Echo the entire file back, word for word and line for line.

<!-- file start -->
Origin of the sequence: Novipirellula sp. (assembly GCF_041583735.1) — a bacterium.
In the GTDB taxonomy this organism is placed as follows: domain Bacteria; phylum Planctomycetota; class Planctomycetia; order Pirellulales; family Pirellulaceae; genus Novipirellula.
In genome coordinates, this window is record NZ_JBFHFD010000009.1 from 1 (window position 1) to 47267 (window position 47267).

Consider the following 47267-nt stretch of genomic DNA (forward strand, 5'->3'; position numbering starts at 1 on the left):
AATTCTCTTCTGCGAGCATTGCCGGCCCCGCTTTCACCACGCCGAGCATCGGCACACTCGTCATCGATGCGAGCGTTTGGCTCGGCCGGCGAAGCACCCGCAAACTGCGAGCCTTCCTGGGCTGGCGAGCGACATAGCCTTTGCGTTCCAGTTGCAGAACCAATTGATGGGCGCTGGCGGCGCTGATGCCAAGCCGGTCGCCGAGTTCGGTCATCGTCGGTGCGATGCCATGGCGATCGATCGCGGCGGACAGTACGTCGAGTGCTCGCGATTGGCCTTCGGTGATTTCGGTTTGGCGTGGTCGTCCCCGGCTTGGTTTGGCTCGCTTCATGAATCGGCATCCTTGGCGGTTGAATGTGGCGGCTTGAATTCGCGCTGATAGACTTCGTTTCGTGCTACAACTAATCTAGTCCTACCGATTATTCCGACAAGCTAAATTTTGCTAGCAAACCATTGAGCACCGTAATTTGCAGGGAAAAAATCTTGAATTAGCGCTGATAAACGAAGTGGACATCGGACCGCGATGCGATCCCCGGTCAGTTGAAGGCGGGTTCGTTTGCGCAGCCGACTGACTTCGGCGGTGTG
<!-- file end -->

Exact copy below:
Origin of the sequence: Novipirellula sp. (assembly GCF_041583735.1) — a bacterium.
In the GTDB taxonomy this organism is placed as follows: domain Bacteria; phylum Planctomycetota; class Planctomycetia; order Pirellulales; family Pirellulaceae; genus Novipirellula.
In genome coordinates, this window is record NZ_JBFHFD010000009.1 from 1 (window position 1) to 47267 (window position 47267).

Consider the following 47267-nt stretch of genomic DNA (forward strand, 5'->3'; position numbering starts at 1 on the left):
AATTCTCTTCTGCGAGCATTGCCGGCCCCGCTTTCACCACGCCGAGCATCGGCACACTCGTCATCGATGCGAGCGTTTGGCTCGGCCGGCGAAGCACCCGCAAACTGCGAGCCTTCCTGGGCTGGCGAGCGACATAGCCTTTGCGTTCCAGTTGCAGAACCAATTGATGGGCGCTGGCGGCGCTGATGCCAAGCCGGTCGCCGAGTTCGGTCATCGTCGGTGCGATGCCATGGCGATCGATCGCGGCGGACAGTACGTCGAGTGCTCGCGATTGGCCTTCGGTGATTTCGGTTTGGCGTGGTCGTCCCCGGCTTGGTTTGGCTCGCTTCATGAATCGGCATCCTTGGCGGTTGAATGTGGCGGCTTGAATTCGCGCTGATAGACTTCGTTTCGTGCTACAACTAATCTAGTCCTACCGATTATTCCGACAAGCTAAATTTTGCTAGCAAACCATTGAGCACCGTAATTTGCAGGGAAAAAATCTTGAATTAGCGCTGATAAACGAAGTGGACATCGGACCGCGATGCGATCCCCGGTCAGTTGAAGGCGGGTTCGTTTGCGCAGCCGACTGACTTCGGCGGTGTG